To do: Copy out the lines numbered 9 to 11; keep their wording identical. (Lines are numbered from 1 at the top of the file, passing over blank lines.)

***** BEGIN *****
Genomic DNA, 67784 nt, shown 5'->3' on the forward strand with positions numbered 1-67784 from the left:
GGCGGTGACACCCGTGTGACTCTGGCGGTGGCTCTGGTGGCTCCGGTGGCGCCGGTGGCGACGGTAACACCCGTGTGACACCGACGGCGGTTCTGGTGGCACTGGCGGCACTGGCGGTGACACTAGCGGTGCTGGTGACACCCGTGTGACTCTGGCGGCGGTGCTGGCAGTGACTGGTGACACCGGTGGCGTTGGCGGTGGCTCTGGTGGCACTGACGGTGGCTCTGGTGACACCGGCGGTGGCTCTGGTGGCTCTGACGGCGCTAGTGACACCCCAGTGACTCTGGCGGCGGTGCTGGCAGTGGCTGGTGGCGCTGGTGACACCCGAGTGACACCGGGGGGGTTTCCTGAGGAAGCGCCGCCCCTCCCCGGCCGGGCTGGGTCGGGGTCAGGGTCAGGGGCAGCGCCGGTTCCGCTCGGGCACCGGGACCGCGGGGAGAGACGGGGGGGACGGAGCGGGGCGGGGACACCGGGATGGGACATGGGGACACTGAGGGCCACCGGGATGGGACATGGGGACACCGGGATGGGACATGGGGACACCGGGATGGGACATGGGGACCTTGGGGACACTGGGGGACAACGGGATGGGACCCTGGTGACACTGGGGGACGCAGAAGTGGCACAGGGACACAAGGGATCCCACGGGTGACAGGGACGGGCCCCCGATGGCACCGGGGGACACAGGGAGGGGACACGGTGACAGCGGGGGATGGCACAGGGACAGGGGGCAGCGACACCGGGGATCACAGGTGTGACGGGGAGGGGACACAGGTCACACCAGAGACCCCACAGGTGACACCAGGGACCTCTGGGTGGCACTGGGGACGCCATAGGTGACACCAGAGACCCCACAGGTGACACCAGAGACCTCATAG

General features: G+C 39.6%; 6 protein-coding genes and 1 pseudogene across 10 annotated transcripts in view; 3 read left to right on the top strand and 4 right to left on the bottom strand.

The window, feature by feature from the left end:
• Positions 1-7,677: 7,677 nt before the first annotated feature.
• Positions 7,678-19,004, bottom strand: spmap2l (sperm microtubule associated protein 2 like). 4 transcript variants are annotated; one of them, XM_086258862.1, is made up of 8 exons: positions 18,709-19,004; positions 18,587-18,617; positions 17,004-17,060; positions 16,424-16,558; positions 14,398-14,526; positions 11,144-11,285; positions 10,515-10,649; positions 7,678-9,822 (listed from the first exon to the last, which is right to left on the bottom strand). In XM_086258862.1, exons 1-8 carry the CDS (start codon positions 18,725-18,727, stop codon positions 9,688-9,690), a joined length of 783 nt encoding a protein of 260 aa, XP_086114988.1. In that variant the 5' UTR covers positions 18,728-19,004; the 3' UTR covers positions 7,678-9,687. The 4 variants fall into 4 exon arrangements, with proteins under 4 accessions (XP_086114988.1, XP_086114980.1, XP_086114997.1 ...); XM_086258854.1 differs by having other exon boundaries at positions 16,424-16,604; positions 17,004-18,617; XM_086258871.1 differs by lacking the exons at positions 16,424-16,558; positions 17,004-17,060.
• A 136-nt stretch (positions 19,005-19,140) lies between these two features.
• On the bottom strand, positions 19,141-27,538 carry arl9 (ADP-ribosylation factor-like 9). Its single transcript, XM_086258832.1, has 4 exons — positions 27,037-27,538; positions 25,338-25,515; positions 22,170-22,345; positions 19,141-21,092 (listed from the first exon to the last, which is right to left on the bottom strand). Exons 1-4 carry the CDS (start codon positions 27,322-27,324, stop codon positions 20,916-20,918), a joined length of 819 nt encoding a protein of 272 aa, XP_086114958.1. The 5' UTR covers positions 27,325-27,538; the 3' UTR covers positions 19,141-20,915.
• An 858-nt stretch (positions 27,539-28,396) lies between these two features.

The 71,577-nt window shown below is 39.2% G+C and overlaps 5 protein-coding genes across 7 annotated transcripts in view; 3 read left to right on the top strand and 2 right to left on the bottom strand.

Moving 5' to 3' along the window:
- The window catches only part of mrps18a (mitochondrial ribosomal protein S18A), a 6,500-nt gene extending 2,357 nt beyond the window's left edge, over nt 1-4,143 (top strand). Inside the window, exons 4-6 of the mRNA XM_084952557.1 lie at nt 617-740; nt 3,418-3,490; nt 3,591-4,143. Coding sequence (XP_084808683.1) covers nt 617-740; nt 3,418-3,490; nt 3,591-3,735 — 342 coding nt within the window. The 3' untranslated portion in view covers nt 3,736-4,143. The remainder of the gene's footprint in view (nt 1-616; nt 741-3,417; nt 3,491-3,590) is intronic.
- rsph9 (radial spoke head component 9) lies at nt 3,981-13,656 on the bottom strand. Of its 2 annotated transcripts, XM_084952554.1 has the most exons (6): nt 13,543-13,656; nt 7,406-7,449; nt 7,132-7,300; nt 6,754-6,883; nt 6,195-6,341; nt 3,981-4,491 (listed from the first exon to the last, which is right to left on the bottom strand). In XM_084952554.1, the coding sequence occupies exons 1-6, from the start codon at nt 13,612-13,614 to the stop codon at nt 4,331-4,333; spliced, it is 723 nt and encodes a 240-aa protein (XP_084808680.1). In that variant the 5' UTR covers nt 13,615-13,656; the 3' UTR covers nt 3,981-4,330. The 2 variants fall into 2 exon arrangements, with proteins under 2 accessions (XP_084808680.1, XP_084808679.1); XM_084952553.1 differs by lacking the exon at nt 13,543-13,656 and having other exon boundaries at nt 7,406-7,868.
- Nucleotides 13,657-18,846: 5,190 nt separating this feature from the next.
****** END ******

• An 858-nt stretch (positions 27,539-28,396) lies between these two features.

The 71,577-nt window shown below is 39.2% G+C and overlaps 5 protein-coding genes across 7 annotated transcripts in view; 3 read left to right on the top strand and 2 right to left on the bottom strand.

Moving 5' to 3' along the window: